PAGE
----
We all hope for it, yet deep down know never to expect it: the sudden lucky break that leaves us flush with cash.
We conjure images of a tech startup explosion without any grueling all-nighters. Or maybe the dream is a random viral Youtube video that rakes in cash off the ad money.
Others fantasize about more traditional methods of sudden wealth. They hope for a huge legal settlement, a long-lost relative's will, or a sleeping giant of an art piece.
But we don't really expect it to happen. The astronomical odds just aren't enough to orient your life around.
That said, it happens. Some Redditors were a few of the lucky ones. They told their stories in a recent thread.
Before the Fall
"I briefly worked with a guy who was in his late 20s, ex military. When he got out, a friend of his he served with told him to buy Bitcoin. He bought several thousand worth when it was nothing and forgot about it."
"When it first started spiking and getting attention on the news, he started looking for the drive because he thought he had some. He did and he had a lot of it. Sold well before the peak."
"Dude made millions. He had an $800,000 house, multiple high end cars and came to work a manual labor job 'because he was bored.' Needless to say, he didn't stay long and all he did was show off his money and clock hours not actually working."
"My wife's aunt died. She had been institutionalized her whole life and neither of us had ever even met her. We kind of forgot about it for a few months until my wife's uncle emailed her and said she was going to be getting some money."
"We were like oh, OK, that's kinda weird, but not complaining."
"Then my wife got a phone call from the uncle one evening. I heard a lot of 'ums,' 'OKs,' and 'geeze, wows.' Turned out we were getting over $300,000."
"We were both grinding away making $15 an hour and barely making rent every month, and then boom. Outta nowhere."
"That ended up being the difference between having a house and not having a house, being able to start a family and not being able to start a family, and having a retirement fund vs just hoping not to get evicted every month."
One and Done
"I won $5,000 playing bingo on a cruise. I have only been on one cruise, and it was the only time I have played bingo in my life. I have retired from both.." -- frivus
"Going out on top" -- xkygerx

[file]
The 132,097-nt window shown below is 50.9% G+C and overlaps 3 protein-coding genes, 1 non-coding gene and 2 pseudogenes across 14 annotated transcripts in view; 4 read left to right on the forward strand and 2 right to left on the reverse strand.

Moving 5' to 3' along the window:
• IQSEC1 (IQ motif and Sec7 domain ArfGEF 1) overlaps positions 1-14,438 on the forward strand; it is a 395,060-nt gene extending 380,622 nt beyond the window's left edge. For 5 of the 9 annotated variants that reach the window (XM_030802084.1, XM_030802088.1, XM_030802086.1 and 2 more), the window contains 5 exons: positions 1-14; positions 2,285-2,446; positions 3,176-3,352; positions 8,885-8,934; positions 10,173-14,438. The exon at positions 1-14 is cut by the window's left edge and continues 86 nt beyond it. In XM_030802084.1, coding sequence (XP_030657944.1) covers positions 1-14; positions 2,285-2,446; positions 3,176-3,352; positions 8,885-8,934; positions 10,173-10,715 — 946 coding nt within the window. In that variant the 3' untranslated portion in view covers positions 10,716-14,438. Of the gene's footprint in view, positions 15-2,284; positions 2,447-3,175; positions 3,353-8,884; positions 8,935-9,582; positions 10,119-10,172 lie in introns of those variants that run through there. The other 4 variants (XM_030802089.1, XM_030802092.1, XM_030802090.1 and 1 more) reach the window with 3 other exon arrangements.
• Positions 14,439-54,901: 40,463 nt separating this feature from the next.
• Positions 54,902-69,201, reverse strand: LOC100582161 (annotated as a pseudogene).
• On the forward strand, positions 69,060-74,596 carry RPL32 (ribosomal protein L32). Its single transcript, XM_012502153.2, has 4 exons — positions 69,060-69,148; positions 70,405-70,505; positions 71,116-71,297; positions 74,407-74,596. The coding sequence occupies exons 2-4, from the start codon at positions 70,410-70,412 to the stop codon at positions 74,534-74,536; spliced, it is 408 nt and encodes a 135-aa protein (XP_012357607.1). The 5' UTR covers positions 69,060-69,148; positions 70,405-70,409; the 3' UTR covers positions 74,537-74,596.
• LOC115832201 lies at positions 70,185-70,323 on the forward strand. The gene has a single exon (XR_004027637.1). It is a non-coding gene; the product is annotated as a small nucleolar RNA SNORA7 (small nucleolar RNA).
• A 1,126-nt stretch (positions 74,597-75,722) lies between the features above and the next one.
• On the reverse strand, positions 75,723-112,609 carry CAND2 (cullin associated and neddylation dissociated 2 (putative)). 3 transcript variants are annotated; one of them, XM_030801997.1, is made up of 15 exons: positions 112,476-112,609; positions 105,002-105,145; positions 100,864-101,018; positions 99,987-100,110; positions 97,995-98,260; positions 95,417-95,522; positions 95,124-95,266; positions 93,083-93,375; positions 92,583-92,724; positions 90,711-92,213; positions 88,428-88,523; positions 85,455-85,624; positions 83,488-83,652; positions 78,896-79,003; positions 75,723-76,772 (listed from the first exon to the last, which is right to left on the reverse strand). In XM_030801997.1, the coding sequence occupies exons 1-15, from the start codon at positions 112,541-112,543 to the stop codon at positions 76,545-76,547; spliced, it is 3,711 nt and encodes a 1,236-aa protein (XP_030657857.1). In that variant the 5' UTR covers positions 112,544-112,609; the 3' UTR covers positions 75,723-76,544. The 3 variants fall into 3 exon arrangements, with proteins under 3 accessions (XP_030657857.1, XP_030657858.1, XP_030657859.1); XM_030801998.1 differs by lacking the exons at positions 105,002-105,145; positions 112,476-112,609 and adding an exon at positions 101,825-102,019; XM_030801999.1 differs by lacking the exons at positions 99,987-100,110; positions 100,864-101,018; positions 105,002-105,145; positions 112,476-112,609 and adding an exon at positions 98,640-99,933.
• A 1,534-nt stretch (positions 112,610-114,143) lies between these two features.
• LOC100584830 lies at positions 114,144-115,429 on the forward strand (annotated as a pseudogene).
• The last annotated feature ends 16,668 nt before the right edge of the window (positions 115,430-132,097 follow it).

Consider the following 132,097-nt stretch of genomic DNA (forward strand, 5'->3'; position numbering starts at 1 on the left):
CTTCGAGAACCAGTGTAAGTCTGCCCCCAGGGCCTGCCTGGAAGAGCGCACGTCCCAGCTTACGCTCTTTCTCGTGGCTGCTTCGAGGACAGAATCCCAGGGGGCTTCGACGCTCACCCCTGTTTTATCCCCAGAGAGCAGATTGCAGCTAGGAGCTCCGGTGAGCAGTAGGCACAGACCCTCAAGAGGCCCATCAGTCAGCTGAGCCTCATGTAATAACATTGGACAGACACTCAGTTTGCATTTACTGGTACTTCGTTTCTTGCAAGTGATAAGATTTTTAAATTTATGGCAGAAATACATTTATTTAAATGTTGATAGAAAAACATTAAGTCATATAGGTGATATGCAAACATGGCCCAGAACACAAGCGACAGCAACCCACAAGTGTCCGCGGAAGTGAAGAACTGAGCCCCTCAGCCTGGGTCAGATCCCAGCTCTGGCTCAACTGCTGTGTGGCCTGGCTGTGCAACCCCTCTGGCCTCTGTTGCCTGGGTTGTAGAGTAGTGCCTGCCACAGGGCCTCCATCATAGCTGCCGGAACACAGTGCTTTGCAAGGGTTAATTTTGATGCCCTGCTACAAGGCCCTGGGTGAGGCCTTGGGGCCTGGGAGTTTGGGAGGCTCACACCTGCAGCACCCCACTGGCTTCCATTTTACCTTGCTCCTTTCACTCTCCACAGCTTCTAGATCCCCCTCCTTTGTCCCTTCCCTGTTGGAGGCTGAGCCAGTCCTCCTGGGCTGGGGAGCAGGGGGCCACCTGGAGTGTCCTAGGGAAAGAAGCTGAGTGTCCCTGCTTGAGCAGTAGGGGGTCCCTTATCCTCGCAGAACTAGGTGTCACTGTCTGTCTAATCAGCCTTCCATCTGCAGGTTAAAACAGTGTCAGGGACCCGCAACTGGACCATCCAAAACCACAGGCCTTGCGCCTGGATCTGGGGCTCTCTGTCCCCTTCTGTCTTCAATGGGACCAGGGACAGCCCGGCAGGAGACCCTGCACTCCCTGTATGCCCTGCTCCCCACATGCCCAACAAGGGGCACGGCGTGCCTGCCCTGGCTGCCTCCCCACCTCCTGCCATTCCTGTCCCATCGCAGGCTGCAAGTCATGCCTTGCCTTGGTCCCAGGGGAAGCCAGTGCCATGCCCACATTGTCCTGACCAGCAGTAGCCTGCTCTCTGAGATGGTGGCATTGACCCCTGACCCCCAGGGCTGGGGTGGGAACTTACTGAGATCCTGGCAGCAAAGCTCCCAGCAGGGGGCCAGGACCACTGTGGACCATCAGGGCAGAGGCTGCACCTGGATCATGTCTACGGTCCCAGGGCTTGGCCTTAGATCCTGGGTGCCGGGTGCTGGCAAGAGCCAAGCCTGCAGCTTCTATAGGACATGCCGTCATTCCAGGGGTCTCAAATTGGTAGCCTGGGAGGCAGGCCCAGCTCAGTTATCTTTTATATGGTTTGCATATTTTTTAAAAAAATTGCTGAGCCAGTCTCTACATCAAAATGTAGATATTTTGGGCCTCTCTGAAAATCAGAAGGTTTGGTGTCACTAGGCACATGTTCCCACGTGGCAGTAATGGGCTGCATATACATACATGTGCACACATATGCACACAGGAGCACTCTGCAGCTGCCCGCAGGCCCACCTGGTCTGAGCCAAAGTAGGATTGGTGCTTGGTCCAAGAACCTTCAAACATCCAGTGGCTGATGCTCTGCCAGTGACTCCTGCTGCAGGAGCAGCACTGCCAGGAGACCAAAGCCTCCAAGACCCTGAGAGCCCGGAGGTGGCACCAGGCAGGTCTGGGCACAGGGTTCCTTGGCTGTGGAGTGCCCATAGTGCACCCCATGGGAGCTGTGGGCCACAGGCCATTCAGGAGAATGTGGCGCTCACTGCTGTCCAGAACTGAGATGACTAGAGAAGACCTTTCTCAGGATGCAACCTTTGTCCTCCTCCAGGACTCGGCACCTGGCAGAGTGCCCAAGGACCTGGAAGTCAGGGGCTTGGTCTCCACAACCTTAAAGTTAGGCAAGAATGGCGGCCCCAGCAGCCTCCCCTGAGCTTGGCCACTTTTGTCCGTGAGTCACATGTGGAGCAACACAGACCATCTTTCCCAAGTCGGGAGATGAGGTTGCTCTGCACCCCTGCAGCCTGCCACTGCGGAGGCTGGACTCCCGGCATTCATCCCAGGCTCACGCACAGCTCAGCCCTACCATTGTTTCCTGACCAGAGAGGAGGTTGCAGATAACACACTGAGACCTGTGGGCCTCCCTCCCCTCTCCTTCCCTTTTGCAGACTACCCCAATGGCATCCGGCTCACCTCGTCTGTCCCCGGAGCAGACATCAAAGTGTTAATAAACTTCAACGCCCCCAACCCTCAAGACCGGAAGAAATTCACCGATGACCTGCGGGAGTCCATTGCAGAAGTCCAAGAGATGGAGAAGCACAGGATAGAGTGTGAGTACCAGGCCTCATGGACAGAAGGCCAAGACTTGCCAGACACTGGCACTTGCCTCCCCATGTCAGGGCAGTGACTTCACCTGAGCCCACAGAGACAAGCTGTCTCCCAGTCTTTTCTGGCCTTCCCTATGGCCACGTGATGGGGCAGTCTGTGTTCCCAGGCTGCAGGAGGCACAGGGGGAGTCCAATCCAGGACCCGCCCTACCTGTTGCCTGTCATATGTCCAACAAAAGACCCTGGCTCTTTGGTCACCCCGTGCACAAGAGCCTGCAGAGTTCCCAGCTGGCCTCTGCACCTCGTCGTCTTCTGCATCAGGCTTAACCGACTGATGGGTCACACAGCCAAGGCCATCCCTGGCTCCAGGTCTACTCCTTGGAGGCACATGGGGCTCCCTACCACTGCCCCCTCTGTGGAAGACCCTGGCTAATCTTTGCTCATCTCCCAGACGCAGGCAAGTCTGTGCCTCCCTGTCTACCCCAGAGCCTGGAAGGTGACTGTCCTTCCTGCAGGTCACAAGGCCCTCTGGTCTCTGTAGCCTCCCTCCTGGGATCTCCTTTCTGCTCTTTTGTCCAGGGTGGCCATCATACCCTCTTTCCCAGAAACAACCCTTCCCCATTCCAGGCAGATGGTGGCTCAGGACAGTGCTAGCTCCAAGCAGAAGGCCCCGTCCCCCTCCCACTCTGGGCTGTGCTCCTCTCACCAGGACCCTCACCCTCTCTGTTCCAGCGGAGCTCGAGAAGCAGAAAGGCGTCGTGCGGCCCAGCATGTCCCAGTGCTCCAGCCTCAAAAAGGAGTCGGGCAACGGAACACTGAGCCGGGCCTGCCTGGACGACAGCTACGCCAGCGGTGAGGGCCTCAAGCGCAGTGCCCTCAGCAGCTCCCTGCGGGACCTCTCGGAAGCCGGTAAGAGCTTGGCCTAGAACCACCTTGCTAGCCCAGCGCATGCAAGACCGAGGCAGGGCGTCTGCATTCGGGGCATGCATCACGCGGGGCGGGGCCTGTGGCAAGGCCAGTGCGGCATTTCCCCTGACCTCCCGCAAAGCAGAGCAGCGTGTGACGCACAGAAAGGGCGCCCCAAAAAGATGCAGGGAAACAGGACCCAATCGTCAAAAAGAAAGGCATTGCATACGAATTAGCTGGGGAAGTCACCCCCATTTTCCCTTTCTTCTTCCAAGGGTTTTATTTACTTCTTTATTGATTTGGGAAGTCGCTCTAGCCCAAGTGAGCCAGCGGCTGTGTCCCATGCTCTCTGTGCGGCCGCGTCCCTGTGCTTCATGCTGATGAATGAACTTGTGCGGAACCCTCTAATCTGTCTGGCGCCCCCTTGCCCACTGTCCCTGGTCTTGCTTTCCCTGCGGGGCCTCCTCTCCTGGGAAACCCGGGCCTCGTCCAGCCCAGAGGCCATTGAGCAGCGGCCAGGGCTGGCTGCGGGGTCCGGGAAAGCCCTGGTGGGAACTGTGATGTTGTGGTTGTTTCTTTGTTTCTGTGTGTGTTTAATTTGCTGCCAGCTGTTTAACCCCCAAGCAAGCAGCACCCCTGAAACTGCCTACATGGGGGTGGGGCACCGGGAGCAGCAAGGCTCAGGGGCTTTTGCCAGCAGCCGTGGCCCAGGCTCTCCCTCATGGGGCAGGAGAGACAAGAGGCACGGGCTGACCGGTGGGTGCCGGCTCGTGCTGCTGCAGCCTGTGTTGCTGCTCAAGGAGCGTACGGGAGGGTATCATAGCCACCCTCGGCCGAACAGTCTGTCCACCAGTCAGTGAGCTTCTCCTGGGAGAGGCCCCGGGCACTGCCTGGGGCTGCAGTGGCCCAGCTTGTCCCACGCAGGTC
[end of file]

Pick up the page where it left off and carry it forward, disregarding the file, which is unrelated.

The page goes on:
"First time I went to Vegas after turning 21 I played a slot machine, won $3,000 on my first try. Haven't gambled since" -- phoebe-buffey
A Particular Clientele
"I was a male escort for about 7ish years. Not a sex worker, specifically an escort. I would go with people(Usually women, but sometimes men.) And would pretend to be their perfect boyfriend/partner in front of friends and family/co-workers."
"It started out very much as an accident but ended up making me a ton of money. I recently 'retired' and started focusing on going to school cause I can't do escorting my whole life, and nor did I want because I really dislike people and it was honestly a chore."
"Most of my clients were '1 percenters' which is the reason I made so much money. I did pay taxes on it before anyone asks."
Accidental Art Collectors
"My friend's father was gifted an oil pencil drawing in the late 70s. His family always assumed it was pretty much worthless and I always joked that it looked like my friend had drawn it as a child. This silly angry stick figure drawing ended up being an unsigned piece of art by Jean-Michel Basquiat."
"His family did some digging and eventually had it authenticated by the JMB estate before selling it at Christie's auction house for an amazing sum of money."
"I was absolutely blown away when I learned this. My friend and his family were far from wealthy so to realize they had this unknown treasure just sitting out in the living room for so many years was mind blowing."
"I found 3600 dollars in a food takeout box in the middle of a giant field, I live in a rich area and lot of drug deals happen so it's possible I stole multiple thousands of dollars from a drug dealer on accident" -- Hingadowshow
"someone probably died or lost a limb because of that :X not your fault, just saying" -- OdinWolfe
"I feel like this is the plot to a semi-shitty action film." -- Dudelyllama
A Flash of Excitement
"I started an Amazon private label business on a whim in 2015. I made about 25% of the sale in profit after product, shipping, and advertising costs."